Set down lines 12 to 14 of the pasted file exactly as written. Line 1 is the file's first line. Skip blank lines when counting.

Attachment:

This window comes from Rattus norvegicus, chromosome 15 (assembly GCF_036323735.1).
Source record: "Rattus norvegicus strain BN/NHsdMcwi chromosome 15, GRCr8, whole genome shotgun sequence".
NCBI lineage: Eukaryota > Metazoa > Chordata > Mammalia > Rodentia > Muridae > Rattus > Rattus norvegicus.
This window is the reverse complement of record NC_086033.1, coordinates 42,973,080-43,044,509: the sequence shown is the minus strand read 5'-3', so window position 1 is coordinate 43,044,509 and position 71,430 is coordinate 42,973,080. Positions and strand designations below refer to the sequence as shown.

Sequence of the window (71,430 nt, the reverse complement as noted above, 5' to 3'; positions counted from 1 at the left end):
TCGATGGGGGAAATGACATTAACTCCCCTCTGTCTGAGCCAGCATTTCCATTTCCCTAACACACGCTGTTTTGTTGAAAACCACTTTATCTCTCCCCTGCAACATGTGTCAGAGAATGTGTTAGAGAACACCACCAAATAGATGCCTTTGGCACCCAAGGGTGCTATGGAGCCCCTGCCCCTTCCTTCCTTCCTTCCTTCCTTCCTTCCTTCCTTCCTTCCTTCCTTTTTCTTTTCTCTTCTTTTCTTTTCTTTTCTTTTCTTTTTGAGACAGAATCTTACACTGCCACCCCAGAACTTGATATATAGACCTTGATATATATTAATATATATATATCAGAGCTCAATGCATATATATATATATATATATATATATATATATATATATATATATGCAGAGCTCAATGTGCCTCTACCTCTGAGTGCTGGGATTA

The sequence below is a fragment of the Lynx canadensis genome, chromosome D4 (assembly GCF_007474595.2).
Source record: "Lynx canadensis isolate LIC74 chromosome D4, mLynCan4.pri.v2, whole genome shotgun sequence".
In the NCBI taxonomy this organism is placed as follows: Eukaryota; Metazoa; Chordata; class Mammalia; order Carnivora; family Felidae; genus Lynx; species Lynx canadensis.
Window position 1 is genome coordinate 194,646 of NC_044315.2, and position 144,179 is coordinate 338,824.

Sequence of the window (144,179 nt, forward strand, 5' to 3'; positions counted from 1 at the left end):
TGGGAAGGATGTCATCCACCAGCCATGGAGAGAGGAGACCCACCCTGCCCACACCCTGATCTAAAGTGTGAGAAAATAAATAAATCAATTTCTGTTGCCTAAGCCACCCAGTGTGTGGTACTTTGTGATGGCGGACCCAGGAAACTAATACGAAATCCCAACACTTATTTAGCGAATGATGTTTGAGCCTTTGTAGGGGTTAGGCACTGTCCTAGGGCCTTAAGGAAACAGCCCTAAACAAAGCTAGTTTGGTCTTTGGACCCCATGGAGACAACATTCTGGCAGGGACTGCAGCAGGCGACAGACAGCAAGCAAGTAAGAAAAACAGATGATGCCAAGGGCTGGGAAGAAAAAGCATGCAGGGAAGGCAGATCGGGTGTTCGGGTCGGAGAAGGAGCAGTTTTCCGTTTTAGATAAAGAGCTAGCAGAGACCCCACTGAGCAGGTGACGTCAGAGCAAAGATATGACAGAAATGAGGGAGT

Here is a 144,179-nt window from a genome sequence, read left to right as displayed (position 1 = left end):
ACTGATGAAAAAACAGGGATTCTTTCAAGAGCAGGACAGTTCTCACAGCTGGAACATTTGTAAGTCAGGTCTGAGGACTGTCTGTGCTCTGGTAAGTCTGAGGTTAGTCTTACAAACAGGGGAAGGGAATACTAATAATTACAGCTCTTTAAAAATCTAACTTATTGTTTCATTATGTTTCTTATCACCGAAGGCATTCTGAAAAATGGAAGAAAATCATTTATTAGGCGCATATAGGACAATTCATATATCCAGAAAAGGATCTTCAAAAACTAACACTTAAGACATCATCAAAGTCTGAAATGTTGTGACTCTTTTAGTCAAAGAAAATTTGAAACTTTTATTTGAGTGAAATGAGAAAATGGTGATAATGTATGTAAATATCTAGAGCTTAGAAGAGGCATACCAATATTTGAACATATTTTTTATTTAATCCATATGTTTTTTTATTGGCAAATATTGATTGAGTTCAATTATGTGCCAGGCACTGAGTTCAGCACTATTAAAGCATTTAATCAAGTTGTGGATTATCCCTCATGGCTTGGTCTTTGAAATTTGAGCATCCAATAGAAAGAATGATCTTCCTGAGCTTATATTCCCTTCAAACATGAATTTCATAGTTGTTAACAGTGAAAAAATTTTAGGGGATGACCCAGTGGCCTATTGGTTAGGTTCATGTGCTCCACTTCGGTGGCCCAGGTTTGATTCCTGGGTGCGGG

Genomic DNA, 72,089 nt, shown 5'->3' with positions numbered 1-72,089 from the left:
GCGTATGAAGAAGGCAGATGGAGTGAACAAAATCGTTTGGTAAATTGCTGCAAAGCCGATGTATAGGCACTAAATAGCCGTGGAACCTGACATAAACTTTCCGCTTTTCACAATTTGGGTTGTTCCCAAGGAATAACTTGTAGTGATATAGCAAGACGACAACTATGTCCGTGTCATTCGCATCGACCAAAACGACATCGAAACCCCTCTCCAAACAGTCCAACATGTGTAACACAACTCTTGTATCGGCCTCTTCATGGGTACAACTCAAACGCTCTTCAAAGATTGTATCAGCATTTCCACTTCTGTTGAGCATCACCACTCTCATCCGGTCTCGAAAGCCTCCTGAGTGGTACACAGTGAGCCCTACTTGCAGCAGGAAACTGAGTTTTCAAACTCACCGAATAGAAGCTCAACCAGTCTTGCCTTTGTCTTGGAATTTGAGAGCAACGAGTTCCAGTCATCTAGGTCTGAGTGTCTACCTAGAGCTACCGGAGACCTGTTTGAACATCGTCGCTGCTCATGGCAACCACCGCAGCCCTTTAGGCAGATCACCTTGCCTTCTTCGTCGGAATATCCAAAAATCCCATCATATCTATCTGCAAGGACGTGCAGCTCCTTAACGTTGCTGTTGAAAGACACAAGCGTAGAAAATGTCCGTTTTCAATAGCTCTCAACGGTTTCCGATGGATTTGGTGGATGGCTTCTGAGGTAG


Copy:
TGGGAAGGATGTCATCCACCAGCCATGGAGAGAGGAGACCCACCCTGCCCACACCCTGATCTAAAGTGTGAGAAAATAAATAAATCAATTTCTGTTGCCTAAGCCACCCAGTGTGTGGTACTTTGTGATGGCGGACCCAGGAAACTAATACGAAATCCCAACACTTATTTAGCGAATGATGTTTGAGCCTTTGTAGGGGTTAGGCACTGTCCTAGGGCCTTAAGGAAACAGCCCTAAACAAAGCTAGTTTGGTCTTTGGACCCCATGGAGACAACATTCTGGCAGGGACTGCAGCAGGCGACAGACAGCAAGCAAGTAAGAAAAACAGATGATGCCAAGGGCTGGGAAGAAAAAGCATGCAGGGAAGGCAGATCGGGTGTTCGGGTCGGAGAAGGAGCAGTTTTCCGTTTTAGATAAAGAGCTAGCAGAGACCCCACTGAGCAGGTGACGTCAGAGCAAAGATATGACAGAAATGAGGGAGT

Here is a 144,179-nt window from a genome sequence, read left to right as displayed (position 1 = left end):
ACTGATGAAAAAACAGGGATTCTTTCAAGAGCAGGACAGTTCTCACAGCTGGAACATTTGTAAGTCAGGTCTGAGGACTGTCTGTGCTCTGGTAAGTCTGAGGTTAGTCTTACAAACAGGGGAAGGGAATACTAATAATTACAGCTCTTTAAAAATCTAACTTATTGTTTCATTATGTTTCTTATCACCGAAGGCATTCTGAAAAATGGAAGAAAATCATTTATTAGGCGCATATAGGACAATTCATATATCCAGAAAAGGATCTTCAAAAACTAACACTTAAGACATCATCAAAGTCTGAAATGTTGTGACTCTTTTAGTCAAAGAAAATTTGAAACTTTTATTTGAGTGAAATGAGAAAATGGTGATAATGTATGTAAATATCTAGAGCTTAGAAGAGGCATACCAATATTTGAACATATTTTTTATTTAATCCATATGTTTTTTTATTGGCAAATATTGATTGAGTTCAATTATGTGCCAGGCACTGAGTTCAGCACTATTAAAGCATTTAATCAAGTTGTGGATTATCCCTCATGGCTTGGTCTTTGAAATTTGAGCATCCAATAGAAAGAATGATCTTCCTGAGCTTATATTCCCTTCAAACATGAATTTCATAGTTGTTAACAGTGAAAAAATTTTAGGGGATGACCCAGTGGCCTATTGGTTAGGTTCATGTGCTCCACTTCGGTGGCCCAGGTTTGATTCCTGGGTGCGGG